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I personally learned the ROPS move at the end of '80. Back then the VHS cost ($$$) was so high that, unless you were rich, you try to get the max out of what you bought. I had the " Michael Rubenstien Encyclopedia of Coin Sleights" set and the most valuable move I learned from this for me, is the ROPS MOVE. To execute this move as it should, you must follow EXACTLY the instruction of Mr Michael Rubinstien. Position of the fingers are crucial. When the result of your steal is so-so, most of the time it is because the executant does not make the proper positioning of the hands and the fingers. I can say without a doubt, that it's probably one of my best move in my repertoire. I do this with one coin, two coins overlaped, with my third finger while holding a card with my first and second finger and a few other I probably tried and found too strange (or useless). I knew, back then, that the move was on it's way when my girlfriend asked me one day if I had glue or something at the tip of my finger because she didn't saw me "grab" the coin(s)! THANK YOU Mr. Rubenstien for making it available. (after all those years at last!)
inigmntoya
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I'm certain no offense was intended, but it's _Dr._ Rubenstein. He's a veterinarian, so he's a super doctor. Regular doctors only treat one species and their patients can answer questions. Smile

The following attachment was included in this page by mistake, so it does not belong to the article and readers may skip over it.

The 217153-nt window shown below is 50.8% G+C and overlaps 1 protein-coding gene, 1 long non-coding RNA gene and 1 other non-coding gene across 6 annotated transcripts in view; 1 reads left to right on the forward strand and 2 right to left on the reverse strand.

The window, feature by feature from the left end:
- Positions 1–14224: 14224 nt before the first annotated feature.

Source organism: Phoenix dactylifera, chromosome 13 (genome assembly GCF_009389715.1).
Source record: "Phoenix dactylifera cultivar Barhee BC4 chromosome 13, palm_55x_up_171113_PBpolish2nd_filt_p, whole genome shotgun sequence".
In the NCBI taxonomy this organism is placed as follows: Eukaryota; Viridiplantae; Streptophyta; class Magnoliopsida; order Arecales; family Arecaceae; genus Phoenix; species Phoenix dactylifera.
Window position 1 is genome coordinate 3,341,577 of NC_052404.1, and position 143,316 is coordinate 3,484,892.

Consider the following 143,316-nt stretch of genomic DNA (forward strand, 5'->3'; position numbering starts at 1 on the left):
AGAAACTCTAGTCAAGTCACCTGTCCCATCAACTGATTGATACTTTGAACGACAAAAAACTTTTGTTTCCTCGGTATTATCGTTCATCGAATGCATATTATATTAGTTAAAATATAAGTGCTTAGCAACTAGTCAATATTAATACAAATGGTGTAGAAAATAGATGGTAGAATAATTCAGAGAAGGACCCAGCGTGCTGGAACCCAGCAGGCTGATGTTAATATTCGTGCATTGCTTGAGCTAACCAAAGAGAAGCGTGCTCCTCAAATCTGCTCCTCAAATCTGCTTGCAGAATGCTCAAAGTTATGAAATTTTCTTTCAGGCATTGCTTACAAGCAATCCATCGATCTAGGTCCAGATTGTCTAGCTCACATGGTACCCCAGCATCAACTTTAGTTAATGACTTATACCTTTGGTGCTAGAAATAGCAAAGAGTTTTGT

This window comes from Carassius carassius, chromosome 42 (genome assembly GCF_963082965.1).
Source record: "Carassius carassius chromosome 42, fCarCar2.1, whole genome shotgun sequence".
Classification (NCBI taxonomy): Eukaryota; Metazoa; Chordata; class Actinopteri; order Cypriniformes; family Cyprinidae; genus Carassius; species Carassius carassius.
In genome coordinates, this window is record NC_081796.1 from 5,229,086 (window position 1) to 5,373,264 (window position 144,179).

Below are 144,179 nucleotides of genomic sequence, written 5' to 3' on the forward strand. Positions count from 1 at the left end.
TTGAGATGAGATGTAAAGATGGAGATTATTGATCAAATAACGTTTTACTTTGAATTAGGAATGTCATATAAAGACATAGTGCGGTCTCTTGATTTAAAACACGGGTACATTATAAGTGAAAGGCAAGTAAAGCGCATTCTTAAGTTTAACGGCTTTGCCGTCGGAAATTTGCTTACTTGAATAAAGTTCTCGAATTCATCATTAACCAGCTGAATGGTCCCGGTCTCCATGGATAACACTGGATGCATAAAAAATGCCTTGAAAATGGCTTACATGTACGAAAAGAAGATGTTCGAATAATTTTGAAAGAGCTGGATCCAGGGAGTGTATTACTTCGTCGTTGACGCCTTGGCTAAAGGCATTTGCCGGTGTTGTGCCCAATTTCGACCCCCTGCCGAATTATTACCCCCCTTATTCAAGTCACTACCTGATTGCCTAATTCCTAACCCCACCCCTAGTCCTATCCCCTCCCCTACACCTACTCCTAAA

Quote:
On Feb 14, 2016, taiga wrote:
I personally learned the ROPS move at the end of '80. Back then the VHS cost ($$$) was so high that, unless you were rich, you try to get the max out of what you bought. I had the " Michael Rubenstien Encyclopedia of Coin Sleights" set and the most valuable move I learned from this for me, is the ROPS MOVE. To execute this move as it should, you must follow EXACTLY the instruction of Mr Michael Rubinstien. Position of the fingers are crucial. When the result of your steal is so-so, most of the time it is because the executant does not make the proper positioning of the hands and the fingers. I can say without a doubt, that it's probably one of my best move in my repertoire. I do this with one coin, two coins overlaped, with my third finger while holding a card with my first and second finger and a few other I probably tried and found too strange (or useless). I knew, back then, that the move was on it's way when my girlfriend asked me one day if I had glue or something at the tip of my finger because she didn't saw me "grab" the coin(s)! THANK YOU Mr. Rubenstien for making it available. (after all those years at last!)
taiga
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Quote:
On Feb 14, 2016, inigmntoya wrote:
I'm certain no offense was intended, but it's _Dr._ Rubenstein. He's a veterinarian, so he's a super doctor. Regular doctors only treat one species and their patients can answer questions. Smile

Quote:
On Feb 14, 2016, taiga wrote: